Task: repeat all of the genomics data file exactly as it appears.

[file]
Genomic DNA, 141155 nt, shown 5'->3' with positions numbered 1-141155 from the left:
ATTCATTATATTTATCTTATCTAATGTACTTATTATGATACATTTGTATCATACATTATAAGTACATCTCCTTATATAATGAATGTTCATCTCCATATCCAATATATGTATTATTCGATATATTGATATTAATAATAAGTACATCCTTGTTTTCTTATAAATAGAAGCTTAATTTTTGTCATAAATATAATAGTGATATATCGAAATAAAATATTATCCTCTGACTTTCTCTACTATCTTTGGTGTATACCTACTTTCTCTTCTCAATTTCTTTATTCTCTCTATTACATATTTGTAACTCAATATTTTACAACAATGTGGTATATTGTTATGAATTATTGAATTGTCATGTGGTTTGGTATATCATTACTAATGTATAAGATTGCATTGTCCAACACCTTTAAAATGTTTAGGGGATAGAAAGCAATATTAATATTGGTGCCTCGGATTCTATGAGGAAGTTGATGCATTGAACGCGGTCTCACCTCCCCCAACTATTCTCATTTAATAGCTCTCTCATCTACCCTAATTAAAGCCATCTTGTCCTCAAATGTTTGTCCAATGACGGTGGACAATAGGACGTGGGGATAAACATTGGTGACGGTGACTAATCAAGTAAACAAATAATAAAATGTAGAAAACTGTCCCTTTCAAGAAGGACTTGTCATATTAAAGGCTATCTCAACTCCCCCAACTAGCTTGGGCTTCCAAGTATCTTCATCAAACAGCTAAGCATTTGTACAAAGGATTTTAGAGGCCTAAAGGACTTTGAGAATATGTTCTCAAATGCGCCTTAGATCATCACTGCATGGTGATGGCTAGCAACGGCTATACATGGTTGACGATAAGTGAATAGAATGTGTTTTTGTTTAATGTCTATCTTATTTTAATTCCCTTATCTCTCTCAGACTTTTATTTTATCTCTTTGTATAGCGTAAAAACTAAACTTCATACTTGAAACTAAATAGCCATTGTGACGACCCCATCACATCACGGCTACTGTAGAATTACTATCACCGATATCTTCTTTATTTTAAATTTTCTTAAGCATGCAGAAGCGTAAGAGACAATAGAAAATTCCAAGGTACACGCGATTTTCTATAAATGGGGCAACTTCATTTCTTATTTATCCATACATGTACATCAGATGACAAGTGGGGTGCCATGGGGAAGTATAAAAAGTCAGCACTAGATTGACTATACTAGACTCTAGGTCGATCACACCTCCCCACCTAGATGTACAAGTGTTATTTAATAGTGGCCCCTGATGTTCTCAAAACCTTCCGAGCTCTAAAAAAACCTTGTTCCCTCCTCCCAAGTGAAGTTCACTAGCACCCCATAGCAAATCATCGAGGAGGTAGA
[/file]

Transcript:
Genomic DNA, 141155 nt, shown 5'->3' with positions numbered 1-141155 from the left:
ATTCATTATATTTATCTTATCTAATGTACTTATTATGATACATTTGTATCATACATTATAAGTACATCTCCTTATATAATGAATGTTCATCTCCATATCCAATATATGTATTATTCGATATATTGATATTAATAATAAGTACATCCTTGTTTTCTTATAAATAGAAGCTTAATTTTTGTCATAAATATAATAGTGATATATCGAAATAAAATATTATCCTCTGACTTTCTCTACTATCTTTGGTGTATACCTACTTTCTCTTCTCAATTTCTTTATTCTCTCTATTACATATTTGTAACTCAATATTTTACAACAATGTGGTATATTGTTATGAATTATTGAATTGTCATGTGGTTTGGTATATCATTACTAATGTATAAGATTGCATTGTCCAACACCTTTAAAATGTTTAGGGGATAGAAAGCAATATTAATATTGGTGCCTCGGATTCTATGAGGAAGTTGATGCATTGAACGCGGTCTCACCTCCCCCAACTATTCTCATTTAATAGCTCTCTCATCTACCCTAATTAAAGCCATCTTGTCCTCAAATGTTTGTCCAATGACGGTGGACAATAGGACGTGGGGATAAACATTGGTGACGGTGACTAATCAAGTAAACAAATAATAAAATGTAGAAAACTGTCCCTTTCAAGAAGGACTTGTCATATTAAAGGCTATCTCAACTCCCCCAACTAGCTTGGGCTTCCAAGTATCTTCATCAAACAGCTAAGCATTTGTACAAAGGATTTTAGAGGCCTAAAGGACTTTGAGAATATGTTCTCAAATGCGCCTTAGATCATCACTGCATGGTGATGGCTAGCAACGGCTATACATGGTTGACGATAAGTGAATAGAATGTGTTTTTGTTTAATGTCTATCTTATTTTAATTCCCTTATCTCTCTCAGACTTTTATTTTATCTCTTTGTATAGCGTAAAAACTAAACTTCATACTTGAAACTAAATAGCCATTGTGACGACCCCATCACATCACGGCTACTGTAGAATTACTATCACCGATATCTTCTTTATTTTAAATTTTCTTAAGCATGCAGAAGCGTAAGAGACAATAGAAAATTCCAAGGTACACGCGATTTTCTATAAATGGGGCAACTTCATTTCTTATTTATCCATACATGTACATCAGATGACAAGTGGGGTGCCATGGGGAAGTATAAAAAGTCAGCACTAGATTGACTATACTAGACTCTAGGTCGATCACACCTCCCCACCTAGATGTACAAGTGTTATTTAATAGTGGCCCCTGATGTTCTCAAAACCTTCCGAGCTCTAAAAAAACCTTGTTCCCTCCTCCCAAGTGAAGTTCACTAGCACCCCATAGCAAATCATCGAGGAGGTAGA